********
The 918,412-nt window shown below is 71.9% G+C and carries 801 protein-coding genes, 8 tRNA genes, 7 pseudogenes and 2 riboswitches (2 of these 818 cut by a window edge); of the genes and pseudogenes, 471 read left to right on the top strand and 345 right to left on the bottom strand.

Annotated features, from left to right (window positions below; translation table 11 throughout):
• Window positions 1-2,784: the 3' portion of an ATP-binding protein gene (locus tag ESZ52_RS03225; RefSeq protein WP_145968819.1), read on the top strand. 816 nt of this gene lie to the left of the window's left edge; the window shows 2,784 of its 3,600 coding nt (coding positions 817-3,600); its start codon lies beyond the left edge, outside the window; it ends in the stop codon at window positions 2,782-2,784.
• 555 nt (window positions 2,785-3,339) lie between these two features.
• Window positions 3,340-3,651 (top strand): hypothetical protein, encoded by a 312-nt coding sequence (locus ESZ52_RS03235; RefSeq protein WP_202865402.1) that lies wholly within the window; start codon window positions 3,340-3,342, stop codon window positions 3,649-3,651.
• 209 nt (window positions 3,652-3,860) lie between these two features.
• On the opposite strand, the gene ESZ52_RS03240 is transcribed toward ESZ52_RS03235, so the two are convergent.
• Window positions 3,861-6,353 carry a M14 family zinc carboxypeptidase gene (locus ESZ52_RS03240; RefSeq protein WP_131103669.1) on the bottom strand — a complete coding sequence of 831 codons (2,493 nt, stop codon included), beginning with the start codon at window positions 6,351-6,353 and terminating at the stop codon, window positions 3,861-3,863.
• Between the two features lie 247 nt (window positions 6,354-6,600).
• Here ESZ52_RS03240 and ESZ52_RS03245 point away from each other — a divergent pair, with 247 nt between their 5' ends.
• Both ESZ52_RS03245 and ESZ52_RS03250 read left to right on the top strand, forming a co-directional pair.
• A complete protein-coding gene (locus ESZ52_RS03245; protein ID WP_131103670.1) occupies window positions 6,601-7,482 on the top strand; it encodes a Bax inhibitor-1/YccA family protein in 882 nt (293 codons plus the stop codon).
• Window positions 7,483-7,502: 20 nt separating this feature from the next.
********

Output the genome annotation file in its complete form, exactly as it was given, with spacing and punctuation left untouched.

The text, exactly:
The 918,412-nt window shown below is 71.9% G+C and carries 801 protein-coding genes, 8 tRNA genes, 7 pseudogenes and 2 riboswitches (2 of these 818 cut by a window edge); of the genes and pseudogenes, 471 read left to right on the top strand and 345 right to left on the bottom strand.

Annotated features, from left to right (window positions below; translation table 11 throughout):
• Window positions 1-2,784: the 3' portion of an ATP-binding protein gene (locus tag ESZ52_RS03225; RefSeq protein WP_145968819.1), read on the top strand. 816 nt of this gene lie to the left of the window's left edge; the window shows 2,784 of its 3,600 coding nt (coding positions 817-3,600); its start codon lies beyond the left edge, outside the window; it ends in the stop codon at window positions 2,782-2,784.
• 555 nt (window positions 2,785-3,339) lie between these two features.
• Window positions 3,340-3,651 (top strand): hypothetical protein, encoded by a 312-nt coding sequence (locus ESZ52_RS03235; RefSeq protein WP_202865402.1) that lies wholly within the window; start codon window positions 3,340-3,342, stop codon window positions 3,649-3,651.
• 209 nt (window positions 3,652-3,860) lie between these two features.
• On the opposite strand, the gene ESZ52_RS03240 is transcribed toward ESZ52_RS03235, so the two are convergent.
• Window positions 3,861-6,353 carry a M14 family zinc carboxypeptidase gene (locus ESZ52_RS03240; RefSeq protein WP_131103669.1) on the bottom strand — a complete coding sequence of 831 codons (2,493 nt, stop codon included), beginning with the start codon at window positions 6,351-6,353 and terminating at the stop codon, window positions 3,861-3,863.
• Between the two features lie 247 nt (window positions 6,354-6,600).
• Here ESZ52_RS03240 and ESZ52_RS03245 point away from each other — a divergent pair, with 247 nt between their 5' ends.
• Both ESZ52_RS03245 and ESZ52_RS03250 read left to right on the top strand, forming a co-directional pair.
• A complete protein-coding gene (locus ESZ52_RS03245; protein ID WP_131103670.1) occupies window positions 6,601-7,482 on the top strand; it encodes a Bax inhibitor-1/YccA family protein in 882 nt (293 codons plus the stop codon).
• Window positions 7,483-7,502: 20 nt separating this feature from the next.